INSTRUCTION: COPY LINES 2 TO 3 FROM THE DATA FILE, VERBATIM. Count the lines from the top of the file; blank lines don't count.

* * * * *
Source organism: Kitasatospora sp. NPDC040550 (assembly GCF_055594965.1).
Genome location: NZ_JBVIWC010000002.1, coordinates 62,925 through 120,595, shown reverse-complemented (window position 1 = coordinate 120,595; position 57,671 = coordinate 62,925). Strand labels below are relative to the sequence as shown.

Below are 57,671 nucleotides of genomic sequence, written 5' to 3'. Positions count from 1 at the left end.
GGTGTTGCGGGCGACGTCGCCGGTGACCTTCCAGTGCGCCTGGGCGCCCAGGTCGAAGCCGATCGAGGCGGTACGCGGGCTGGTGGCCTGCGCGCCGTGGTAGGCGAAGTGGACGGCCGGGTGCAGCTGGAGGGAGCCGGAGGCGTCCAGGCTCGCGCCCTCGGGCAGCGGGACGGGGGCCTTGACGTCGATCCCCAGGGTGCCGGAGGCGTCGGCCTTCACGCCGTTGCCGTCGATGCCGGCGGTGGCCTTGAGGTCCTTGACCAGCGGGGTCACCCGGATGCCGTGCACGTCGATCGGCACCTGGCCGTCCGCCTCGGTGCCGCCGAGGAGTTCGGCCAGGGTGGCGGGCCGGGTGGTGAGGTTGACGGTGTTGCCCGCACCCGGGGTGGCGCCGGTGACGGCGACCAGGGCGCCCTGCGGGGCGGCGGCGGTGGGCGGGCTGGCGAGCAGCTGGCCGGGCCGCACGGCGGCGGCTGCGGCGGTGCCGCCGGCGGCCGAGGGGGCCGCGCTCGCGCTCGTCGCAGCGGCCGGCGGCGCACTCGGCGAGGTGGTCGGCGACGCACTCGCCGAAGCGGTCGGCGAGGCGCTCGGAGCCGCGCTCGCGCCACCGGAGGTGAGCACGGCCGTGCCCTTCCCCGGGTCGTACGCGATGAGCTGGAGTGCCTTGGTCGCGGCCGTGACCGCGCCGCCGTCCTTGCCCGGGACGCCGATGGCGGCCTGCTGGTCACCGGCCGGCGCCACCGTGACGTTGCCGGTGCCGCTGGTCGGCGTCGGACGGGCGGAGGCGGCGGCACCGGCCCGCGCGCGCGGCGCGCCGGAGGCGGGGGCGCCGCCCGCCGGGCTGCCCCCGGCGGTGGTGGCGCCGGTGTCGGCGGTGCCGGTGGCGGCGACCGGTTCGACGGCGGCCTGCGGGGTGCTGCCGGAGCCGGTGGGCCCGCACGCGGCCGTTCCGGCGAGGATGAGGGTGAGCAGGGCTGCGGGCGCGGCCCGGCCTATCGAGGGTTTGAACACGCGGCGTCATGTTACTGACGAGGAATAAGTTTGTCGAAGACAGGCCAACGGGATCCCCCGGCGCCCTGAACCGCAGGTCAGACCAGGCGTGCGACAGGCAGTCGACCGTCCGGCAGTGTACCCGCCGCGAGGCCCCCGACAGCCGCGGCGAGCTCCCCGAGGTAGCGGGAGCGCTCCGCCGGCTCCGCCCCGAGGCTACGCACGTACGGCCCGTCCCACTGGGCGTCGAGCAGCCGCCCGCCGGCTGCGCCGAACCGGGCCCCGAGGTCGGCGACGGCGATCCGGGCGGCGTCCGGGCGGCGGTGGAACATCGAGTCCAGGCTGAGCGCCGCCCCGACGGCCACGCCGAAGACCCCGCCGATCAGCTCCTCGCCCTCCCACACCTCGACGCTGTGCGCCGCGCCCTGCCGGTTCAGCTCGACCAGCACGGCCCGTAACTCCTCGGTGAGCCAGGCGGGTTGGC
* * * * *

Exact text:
Genome location: NZ_JBVIWC010000002.1, coordinates 62,925 through 120,595, shown reverse-complemented (window position 1 = coordinate 120,595; position 57,671 = coordinate 62,925). Strand labels below are relative to the sequence as shown.

Below are 57,671 nucleotides of genomic sequence, written 5' to 3'. Positions count from 1 at the left end.